Test your medicine knowledge with the MKSAP challenge, in partnership with the American College of Physicians.
A 45-year-old man is evaluated for a 6-month history of increasing daily cough, sputum production, and dyspnea on exertion. He has been employed as a coal miner for 10 years. He has never smoked and does not have a history of diabetes mellitus, hypertension, or hyperlipidemia. His family history is negative for cardiopulmonary disease.
On physical examination, vital signs are normal. Pulmonary examination reveals mildly decreased breath sounds bilaterally with no wheezes, crackles, or rhonchi. Cardiac examination is normal.
A chest radiograph is normal.
Which of the following is the most appropriate next step in management?
A: Annual chest radiography
B: High-resolution CT of the chest
C: PET chest imaging
D: Pulmonary function studies
MKSAP Answer and Critique
The correct answer is D: Pulmonary function studies.
The most appropriate diagnostic test to perform next is pulmonary function testing, specifically with measurement of spirometry, lung volumes, and DLCO. Exposure to coal dust in occupational settings may lead to a spectrum of clinical conditions ranging from asymptomatic deposition of coal particles without an inflammatory response (anthracosis) to complicated pulmonary disease with massive pulmonary fibrosis caused by the activation of inflammatory mediators in response to inhaled coal dust. Impairment of lung function in individuals exposed to coal dust is also significantly accelerated in smokers. Autopsy studies have shown that the extent of emphysema was significantly greater in ever-smokers who were miners in comparison with the never-smoker, non-miner population. In addition, the extent of emphysema was sixfold greater in those who were never-smoker miners compared with never-smoker non-miners. Documentation of declines in FEV1 in coal miners provides strong evidence for the development of obstructive lung disease in workers exposed to significant coal dust. As a result, symptomatic patients should undergo pulmonary function testing to identify obstructive physiology, whether or not they have a smoking history. This allows for earlier interventions such as bronchodilator therapy, avoidance of further exposure, and the opportunity for continued monitoring.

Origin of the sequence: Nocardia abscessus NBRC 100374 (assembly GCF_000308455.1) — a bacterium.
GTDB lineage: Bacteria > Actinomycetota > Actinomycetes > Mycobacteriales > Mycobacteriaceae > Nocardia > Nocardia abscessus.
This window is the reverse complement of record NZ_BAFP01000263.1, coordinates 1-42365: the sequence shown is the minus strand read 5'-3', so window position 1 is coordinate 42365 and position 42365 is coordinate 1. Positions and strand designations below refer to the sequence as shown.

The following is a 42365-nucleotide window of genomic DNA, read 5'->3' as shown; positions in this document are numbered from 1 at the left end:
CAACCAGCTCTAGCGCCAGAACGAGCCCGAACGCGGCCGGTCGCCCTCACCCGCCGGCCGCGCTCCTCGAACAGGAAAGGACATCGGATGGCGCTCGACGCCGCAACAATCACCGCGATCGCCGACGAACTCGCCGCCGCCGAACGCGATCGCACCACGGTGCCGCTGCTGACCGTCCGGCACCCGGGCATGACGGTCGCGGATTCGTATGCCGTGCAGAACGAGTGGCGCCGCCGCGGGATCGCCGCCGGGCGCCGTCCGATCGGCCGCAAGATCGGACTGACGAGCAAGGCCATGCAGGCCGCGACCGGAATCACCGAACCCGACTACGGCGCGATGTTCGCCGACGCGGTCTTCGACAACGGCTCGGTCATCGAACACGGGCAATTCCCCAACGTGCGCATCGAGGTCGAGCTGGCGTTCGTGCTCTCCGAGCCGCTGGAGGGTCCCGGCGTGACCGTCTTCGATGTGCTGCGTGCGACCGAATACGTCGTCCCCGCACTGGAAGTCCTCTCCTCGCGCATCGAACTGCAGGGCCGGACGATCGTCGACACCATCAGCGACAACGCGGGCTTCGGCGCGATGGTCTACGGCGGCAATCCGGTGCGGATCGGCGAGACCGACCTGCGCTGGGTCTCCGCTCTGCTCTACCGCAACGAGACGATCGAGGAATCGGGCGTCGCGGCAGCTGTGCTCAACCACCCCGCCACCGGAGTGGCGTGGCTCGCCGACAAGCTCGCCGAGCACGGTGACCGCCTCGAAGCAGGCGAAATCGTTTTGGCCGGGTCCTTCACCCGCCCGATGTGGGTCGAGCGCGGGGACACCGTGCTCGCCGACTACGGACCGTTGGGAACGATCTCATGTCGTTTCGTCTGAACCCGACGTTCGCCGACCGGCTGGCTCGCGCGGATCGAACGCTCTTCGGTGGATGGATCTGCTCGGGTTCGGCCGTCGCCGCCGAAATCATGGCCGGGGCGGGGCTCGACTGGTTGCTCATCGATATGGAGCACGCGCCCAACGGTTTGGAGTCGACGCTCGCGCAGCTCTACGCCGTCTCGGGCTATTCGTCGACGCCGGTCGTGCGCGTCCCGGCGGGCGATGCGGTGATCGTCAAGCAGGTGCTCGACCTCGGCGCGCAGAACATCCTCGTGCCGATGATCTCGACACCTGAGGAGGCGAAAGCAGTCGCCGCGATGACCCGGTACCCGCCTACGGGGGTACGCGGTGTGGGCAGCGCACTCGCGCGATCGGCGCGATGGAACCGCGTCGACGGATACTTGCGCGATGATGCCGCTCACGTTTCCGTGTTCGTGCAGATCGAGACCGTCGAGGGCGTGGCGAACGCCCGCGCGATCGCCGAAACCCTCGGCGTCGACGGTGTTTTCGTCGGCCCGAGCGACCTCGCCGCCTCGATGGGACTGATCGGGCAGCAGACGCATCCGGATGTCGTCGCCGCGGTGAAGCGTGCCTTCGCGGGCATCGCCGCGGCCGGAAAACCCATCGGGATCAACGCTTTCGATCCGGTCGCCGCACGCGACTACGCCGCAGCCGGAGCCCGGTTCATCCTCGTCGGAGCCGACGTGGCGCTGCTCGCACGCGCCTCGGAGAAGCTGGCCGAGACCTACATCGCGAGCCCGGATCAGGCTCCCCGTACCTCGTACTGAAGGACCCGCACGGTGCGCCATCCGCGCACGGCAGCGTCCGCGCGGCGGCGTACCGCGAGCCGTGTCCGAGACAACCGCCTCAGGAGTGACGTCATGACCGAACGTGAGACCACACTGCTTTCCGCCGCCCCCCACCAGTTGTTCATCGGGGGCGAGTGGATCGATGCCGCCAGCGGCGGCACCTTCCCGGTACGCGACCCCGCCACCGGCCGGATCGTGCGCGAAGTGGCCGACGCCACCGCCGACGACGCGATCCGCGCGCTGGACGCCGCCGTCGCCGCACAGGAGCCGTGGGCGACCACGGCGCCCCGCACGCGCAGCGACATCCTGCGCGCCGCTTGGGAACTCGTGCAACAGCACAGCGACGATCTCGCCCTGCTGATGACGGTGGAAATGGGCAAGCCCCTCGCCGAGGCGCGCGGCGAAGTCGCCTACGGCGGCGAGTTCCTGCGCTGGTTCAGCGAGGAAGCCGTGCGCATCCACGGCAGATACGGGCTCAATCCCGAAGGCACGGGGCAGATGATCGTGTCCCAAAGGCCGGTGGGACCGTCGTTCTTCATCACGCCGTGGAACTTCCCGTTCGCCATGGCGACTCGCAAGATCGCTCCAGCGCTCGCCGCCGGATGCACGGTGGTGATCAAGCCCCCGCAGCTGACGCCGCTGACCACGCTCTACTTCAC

In asymptomatic patients with a history of coal exposure in whom baseline radiographs have been obtained, radiographic studies should be repeated every 5 years to monitor for progressive lung disease. These studies should be performed more frequently in patients who develop symptoms. However, initiating routine surveillance alone in this symptomatic patient without further evaluation would not be appropriate.
Although coal miners are at increased risk for interstitial lung diseases, this patient presents with bronchitic symptoms and a normal chest radiograph. Before pursuing CT imaging, pulmonary function testing should be performed to differentiate between obstructive and restrictive physiology.
The role of PET scanning for the diagnosis and surveillance of lung disease associated with coal exposure has not been established. Because of its high sensitivity for detection of inflammation, its use in assessing malignancy in coal-exposed patients is limited owing to high false-positive rates.
- Studies have shown that workers exposed to significant coal dust have a high risk for the development of obstructive lung disease.
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